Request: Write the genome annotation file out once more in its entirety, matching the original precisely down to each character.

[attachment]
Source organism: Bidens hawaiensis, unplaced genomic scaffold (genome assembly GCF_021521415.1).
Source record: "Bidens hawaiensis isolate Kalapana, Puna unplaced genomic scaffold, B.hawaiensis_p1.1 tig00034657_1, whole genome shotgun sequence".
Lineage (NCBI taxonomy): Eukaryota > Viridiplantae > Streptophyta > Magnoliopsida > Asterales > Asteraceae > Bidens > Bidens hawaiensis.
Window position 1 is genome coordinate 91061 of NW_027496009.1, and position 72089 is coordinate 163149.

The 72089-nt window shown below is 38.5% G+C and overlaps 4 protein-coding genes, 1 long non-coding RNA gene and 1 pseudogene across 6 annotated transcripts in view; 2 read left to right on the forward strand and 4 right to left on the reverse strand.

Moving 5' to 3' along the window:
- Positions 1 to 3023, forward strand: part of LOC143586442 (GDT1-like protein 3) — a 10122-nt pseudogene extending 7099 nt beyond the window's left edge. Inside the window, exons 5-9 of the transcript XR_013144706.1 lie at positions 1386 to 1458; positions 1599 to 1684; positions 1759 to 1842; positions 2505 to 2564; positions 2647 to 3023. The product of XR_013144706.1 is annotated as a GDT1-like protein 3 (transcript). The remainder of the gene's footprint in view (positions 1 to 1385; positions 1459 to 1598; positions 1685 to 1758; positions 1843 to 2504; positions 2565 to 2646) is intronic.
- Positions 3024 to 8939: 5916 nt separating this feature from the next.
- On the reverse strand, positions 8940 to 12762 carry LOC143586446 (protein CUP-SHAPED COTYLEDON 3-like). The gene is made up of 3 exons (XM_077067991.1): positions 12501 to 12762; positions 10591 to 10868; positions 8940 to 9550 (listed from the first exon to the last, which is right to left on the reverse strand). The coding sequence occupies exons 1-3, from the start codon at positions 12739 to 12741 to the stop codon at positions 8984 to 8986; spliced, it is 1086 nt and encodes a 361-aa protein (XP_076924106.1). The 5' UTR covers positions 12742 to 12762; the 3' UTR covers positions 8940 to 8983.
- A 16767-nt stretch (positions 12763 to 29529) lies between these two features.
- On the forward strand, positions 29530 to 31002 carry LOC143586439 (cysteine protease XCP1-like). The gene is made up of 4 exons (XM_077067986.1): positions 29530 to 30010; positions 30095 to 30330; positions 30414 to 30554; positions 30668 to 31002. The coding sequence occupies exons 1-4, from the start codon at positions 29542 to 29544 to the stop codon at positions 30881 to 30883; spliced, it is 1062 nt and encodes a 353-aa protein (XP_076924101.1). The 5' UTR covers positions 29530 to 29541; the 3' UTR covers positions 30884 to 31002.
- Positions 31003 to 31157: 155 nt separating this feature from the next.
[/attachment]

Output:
Source organism: Bidens hawaiensis, unplaced genomic scaffold (genome assembly GCF_021521415.1).
Source record: "Bidens hawaiensis isolate Kalapana, Puna unplaced genomic scaffold, B.hawaiensis_p1.1 tig00034657_1, whole genome shotgun sequence".
Lineage (NCBI taxonomy): Eukaryota > Viridiplantae > Streptophyta > Magnoliopsida > Asterales > Asteraceae > Bidens > Bidens hawaiensis.
Window position 1 is genome coordinate 91061 of NW_027496009.1, and position 72089 is coordinate 163149.

The 72089-nt window shown below is 38.5% G+C and overlaps 4 protein-coding genes, 1 long non-coding RNA gene and 1 pseudogene across 6 annotated transcripts in view; 2 read left to right on the forward strand and 4 right to left on the reverse strand.

Moving 5' to 3' along the window:
- Positions 1 to 3023, forward strand: part of LOC143586442 (GDT1-like protein 3) — a 10122-nt pseudogene extending 7099 nt beyond the window's left edge. Inside the window, exons 5-9 of the transcript XR_013144706.1 lie at positions 1386 to 1458; positions 1599 to 1684; positions 1759 to 1842; positions 2505 to 2564; positions 2647 to 3023. The product of XR_013144706.1 is annotated as a GDT1-like protein 3 (transcript). The remainder of the gene's footprint in view (positions 1 to 1385; positions 1459 to 1598; positions 1685 to 1758; positions 1843 to 2504; positions 2565 to 2646) is intronic.
- Positions 3024 to 8939: 5916 nt separating this feature from the next.
- On the reverse strand, positions 8940 to 12762 carry LOC143586446 (protein CUP-SHAPED COTYLEDON 3-like). The gene is made up of 3 exons (XM_077067991.1): positions 12501 to 12762; positions 10591 to 10868; positions 8940 to 9550 (listed from the first exon to the last, which is right to left on the reverse strand). The coding sequence occupies exons 1-3, from the start codon at positions 12739 to 12741 to the stop codon at positions 8984 to 8986; spliced, it is 1086 nt and encodes a 361-aa protein (XP_076924106.1). The 5' UTR covers positions 12742 to 12762; the 3' UTR covers positions 8940 to 8983.
- A 16767-nt stretch (positions 12763 to 29529) lies between these two features.
- On the forward strand, positions 29530 to 31002 carry LOC143586439 (cysteine protease XCP1-like). The gene is made up of 4 exons (XM_077067986.1): positions 29530 to 30010; positions 30095 to 30330; positions 30414 to 30554; positions 30668 to 31002. The coding sequence occupies exons 1-4, from the start codon at positions 29542 to 29544 to the stop codon at positions 30881 to 30883; spliced, it is 1062 nt and encodes a 353-aa protein (XP_076924101.1). The 5' UTR covers positions 29530 to 29541; the 3' UTR covers positions 30884 to 31002.
- Positions 31003 to 31157: 155 nt separating this feature from the next.